By Robert Bazell Chief science and health correspondent
NBC News
updated 10/6/2008 9:18:54 PM ET 2008-10-07T01:18:54
Commentary

The announcement of the 2008 Nobel Prize in medicine to French researchers Francoise Barré-Sinoussi and Luc Montagnier brings another chapter, perhaps the concluding one, to one of the ugliest controversies in modern medical science, charges involving allegations of theft and deception.

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Barre-Sinoussi and Montagnier were awarded for their discovery of human immunodeficiency virus, or HIV.

When the first cases of what is now known as AIDS appeared in 1981, no one knew the cause. Still, for a series of reasons, some scientists suspected a family of viruses known as retroviruses. As it turned out, the actual culprit, HIV, resides in that family.

One of the first to start the search for the viruses was Dr. Robert Gallo, then at the National Cancer Institute. Gallo had previously found two other viruses called HTLV-1 and HTLV-2 that caused rare blood cancers. Gallo was, and is, a fiercely competitive man. In the opinion of many, he is also bombastic, condescending and often cruel.

At the same time a group of young French scientists led by Dr. Barré-Sinoussi started looking for retroviruses as a cause. French research is far more hierarchical than American science, so Barré-Sinoussi could work only under the authority of the director of the Pasteur Institute, the government institution where she held an appointment.

Dr. Montagnier, the director, is an authoritarian, aloof figure. He knew little of retroviruses, and Barré-Sinoussi and her colleagues had to spend many afternoons explaining to him what a retrovirus was and why they believed one to be the cause of the new disease.

In early 1983, the young French scientists found a suspect virus they called LAV (lymphadenopathy-associated virus). Montagnier published those findings in May 1983 so that other researchers could test his results, the standard way science works.

In July, the Pasteur Institute sent a sample of LAV to Gallo. Another sample of LAV was sent in September. By December, Gallo's lab was successfully cultivating LAV.

Charges of stolen virus
But Gallo believed AIDS had to be caused by some kind of HTLV. At a meeting in a ski resort in Utah, Montagnier presented his findings. According to those present, Gallo abused him verbally with a memorable viciousness. Part of the problem was Montagnier’s limited command of both English and retroviruses. Clearly, Gallo sensed an impending battle and wanted to draw the first blood.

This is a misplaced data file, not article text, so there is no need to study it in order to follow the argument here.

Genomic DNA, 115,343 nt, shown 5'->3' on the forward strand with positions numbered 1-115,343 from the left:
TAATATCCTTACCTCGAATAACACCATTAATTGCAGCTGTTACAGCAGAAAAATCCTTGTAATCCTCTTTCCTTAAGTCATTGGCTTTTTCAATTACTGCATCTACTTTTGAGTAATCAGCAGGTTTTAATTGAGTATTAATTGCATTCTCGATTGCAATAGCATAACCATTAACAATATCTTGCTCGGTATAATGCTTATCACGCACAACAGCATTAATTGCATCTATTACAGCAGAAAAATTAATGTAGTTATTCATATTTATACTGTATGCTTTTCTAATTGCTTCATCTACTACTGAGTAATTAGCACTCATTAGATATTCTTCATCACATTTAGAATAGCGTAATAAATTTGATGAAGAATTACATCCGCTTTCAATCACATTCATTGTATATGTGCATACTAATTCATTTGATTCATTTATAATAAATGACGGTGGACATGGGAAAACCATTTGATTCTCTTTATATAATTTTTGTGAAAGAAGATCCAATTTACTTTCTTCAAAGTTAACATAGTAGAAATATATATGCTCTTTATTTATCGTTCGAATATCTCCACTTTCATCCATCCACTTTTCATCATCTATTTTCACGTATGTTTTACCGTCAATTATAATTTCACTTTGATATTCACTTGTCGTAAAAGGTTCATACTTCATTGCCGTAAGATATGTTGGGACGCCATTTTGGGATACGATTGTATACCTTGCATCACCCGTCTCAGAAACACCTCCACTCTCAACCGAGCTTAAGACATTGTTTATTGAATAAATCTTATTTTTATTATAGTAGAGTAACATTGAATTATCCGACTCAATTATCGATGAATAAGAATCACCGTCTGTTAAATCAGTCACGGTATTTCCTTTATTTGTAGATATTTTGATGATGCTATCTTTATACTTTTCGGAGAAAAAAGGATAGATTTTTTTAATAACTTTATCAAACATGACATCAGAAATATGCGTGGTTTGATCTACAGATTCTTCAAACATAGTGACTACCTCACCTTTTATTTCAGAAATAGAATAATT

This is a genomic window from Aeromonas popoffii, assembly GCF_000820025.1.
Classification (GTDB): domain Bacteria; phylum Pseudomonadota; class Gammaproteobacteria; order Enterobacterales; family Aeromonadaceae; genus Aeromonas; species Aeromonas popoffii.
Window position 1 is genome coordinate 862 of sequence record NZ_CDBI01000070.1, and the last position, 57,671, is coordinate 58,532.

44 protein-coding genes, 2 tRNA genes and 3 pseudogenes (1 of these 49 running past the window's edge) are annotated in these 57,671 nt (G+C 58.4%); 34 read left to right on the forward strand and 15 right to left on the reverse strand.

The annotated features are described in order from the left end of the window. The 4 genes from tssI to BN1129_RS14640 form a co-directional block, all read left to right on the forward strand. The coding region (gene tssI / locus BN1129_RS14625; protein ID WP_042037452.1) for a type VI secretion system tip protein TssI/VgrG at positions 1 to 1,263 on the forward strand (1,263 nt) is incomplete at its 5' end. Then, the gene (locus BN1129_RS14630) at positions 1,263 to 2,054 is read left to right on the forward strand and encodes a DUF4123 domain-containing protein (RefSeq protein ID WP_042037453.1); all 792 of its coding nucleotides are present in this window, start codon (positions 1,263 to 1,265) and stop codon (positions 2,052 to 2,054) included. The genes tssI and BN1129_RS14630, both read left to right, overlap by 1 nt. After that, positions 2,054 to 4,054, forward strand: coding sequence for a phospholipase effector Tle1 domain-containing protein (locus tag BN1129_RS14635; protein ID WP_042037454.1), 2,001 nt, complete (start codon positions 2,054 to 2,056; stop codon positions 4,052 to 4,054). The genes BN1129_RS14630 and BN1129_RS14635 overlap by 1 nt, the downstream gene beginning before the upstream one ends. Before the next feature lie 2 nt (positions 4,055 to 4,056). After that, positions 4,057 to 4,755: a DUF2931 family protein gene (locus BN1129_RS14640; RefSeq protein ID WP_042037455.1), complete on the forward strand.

Later that December, Gallo published a paper claiming he had found the virus and he dubbed it HTLV-III.

On April 23, 1984, Margaret Heckler, the secretary of health and human services, announced that Gallo had isolated the virus which caused AIDS, that it was named HTLV-III, and that there would soon be a commercially available test able to detect the virus. She also said a vaccine would be available within six months, but that is another story .

Immediately, the French responded with outraged statements and with lawsuits. It was not just a matter of pride. Hundreds of millions of dollars in patent rights for those tests were at stake. The French claimed repeatedly that Gallo had stolen their virus. A series of investigative newspaper reports eventually agreed with the charges about Gallo. Finally, a study by the U.S. National Institutes of Health came to the same conclusion.

The aftermath of the dispute only ended officially in 1987, when the president of the United States and the prime minister of France announced a joint agreement declaring that Gallo and Montagnier shared credit for the discovery, and that they and their governments would share the patent royalties. To my knowledge, no scientific controversy ever reached such a high political level.

Over the years Gallo and Montagnier occasionally appeared in public together, feigning cordiality. But it is no secret they detest one another.

The Nobel Prize remains the highest goal to which a scientist can aspire. It's long been thought there would be no prize for HIV because the Nobel committee often avoids controversy. In fact, the Committee Monday declared the controversy is over: The French discovered the viruses that cause AIDS.

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